Alice In Chains deliver a crisp sounding record, complete with some of the best writing of their career. After many career twists and turns, against all odds, the Seattle natives prove to be one of the most resilient and creative groups of the late 2010’s.
There’s a lot to be said about the destructive potential of expectation. Especially when the expectation is thrust on bands that have already established their legacy decades ago. The heartbreaking truth is that many of the new releases by bands that have acquired legendary status, have a similar problem. The new records sound generic.
While it’s nothing intrinsically bad with hearing the same set of songs by your favorite band on each new album, even the most devoted fans find themselves wanting to be surprised once in a while. It’s even worse when these groups target sentimentality and deliver, more or less, what they approximate their fan base wants to hear. Simply put, it’s a cheap shot.
This long prelude is to serve one function. To announce that the new Alice In Chains album does nothing of the sort. It’s a strong album, well worth rock listeners’ time.
While the sound, lyrical themes and general mood are representative of the sound of the group on their previous releases, the songs themselves rarely feel trivial and band’s energy isn’t contrived.
In short, on new album Rainier Fog, Alice in Chains deliver a 10 song set that feels punchy, galvanized and recommends them as one of the best modern rock bands. We should dwell on the word modern for a moment. With the new collection of songs, 40 years into their career, the group offers a contemporary sounding record, that sacrifices nothing of the group’s trademark sound. If anything it elevates it.
Jerry Cantrell’s guitar riffs and soloing benefit from the bright, clean production. The harmony singing between Cantrell and William DuVall is spotless and in many ways is the highlight of the entire piece. The songwriting is exciting. The songs shift effortlessly between a barbarous, heavy sound, and the silvery, harmonic portions that would not be out of place on a classic Crosby, Stills and Nash record.
The one you know is the album’s leading single and showpiece of the entire record. The song displays Cantrell’s familiar punishing riffing in the verse section, which leads into the lovely, shared vocals of the chorus. The lyrics are rousing, seemingly touching referencing the public’s expectations for the band.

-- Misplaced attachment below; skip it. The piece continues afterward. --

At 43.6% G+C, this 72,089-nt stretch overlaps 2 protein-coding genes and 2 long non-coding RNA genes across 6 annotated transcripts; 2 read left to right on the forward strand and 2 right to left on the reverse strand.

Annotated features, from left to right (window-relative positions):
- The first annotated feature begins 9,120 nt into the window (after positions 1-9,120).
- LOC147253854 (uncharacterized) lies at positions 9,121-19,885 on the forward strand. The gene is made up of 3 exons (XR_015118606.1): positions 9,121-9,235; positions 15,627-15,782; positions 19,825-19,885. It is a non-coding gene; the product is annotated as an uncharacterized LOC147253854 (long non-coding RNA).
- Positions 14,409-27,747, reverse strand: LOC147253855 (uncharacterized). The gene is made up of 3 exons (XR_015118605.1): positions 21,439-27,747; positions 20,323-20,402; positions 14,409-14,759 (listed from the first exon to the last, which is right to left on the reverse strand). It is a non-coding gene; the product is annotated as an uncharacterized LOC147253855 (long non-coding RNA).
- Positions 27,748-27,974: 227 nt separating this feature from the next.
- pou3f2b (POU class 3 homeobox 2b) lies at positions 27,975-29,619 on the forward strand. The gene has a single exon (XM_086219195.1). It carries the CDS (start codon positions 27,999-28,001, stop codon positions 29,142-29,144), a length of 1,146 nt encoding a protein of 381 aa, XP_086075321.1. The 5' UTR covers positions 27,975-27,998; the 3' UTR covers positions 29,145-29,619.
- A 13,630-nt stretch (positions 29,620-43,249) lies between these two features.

DuVall takes center stage on Never Fade, a song that has all the elements of a modern rock radio hit. But there’s little phony about Alice In Chains as they experiement with the newer writing and productuion techniques.
So far under is reminiscent of Dirt era Alice In Chains. The vocal lines act to sweeten the dirty riffs of the verse section, with the bridge calming the waters before the pulverizing chorus. While the song could easily have been written on any of the band’s albums from the 1990’s, the new creative energy of the group spares them from sounding contrived.
While it’s somewhat of a cliche, yes, this is one of the best Alice In Chains albums since the 1990’s. In fact, it is one of their greatest career achievements. This is a considerable accomplishment, with the Seattle band’s formidable legacy easily allowing them to coast on past success alone.The band has not disappointed on any of the three albums from band’s new era. This is most likely their best.
It’s also refreshing to see that DuVall has managed to find his role in the band quickly. While his vocal skills allow him to sing Layne Staley songs , DuVall is not out to imitate.
Legacy and future plans
Alice In Chains sound comfortable in the own skins. A good three album run has meant that questions about the band’s past are much fewer then they were when the new version of the group started.
Their consistency will make fans excited. Not only are they to get live shows that will include old favorites, the band will also be committed to delivering strong, new material.
Alice In Chains deliver a surprisingly strong album. The band finds a mix between their ace tricks and exploration. A strong collection of songs, Rainier Fog shines through especially when compared to Alice In Chains’ 2018 contemporaries. It’s the testament of a strong rock band, averting the curse of generic songs and too well-trodden paths.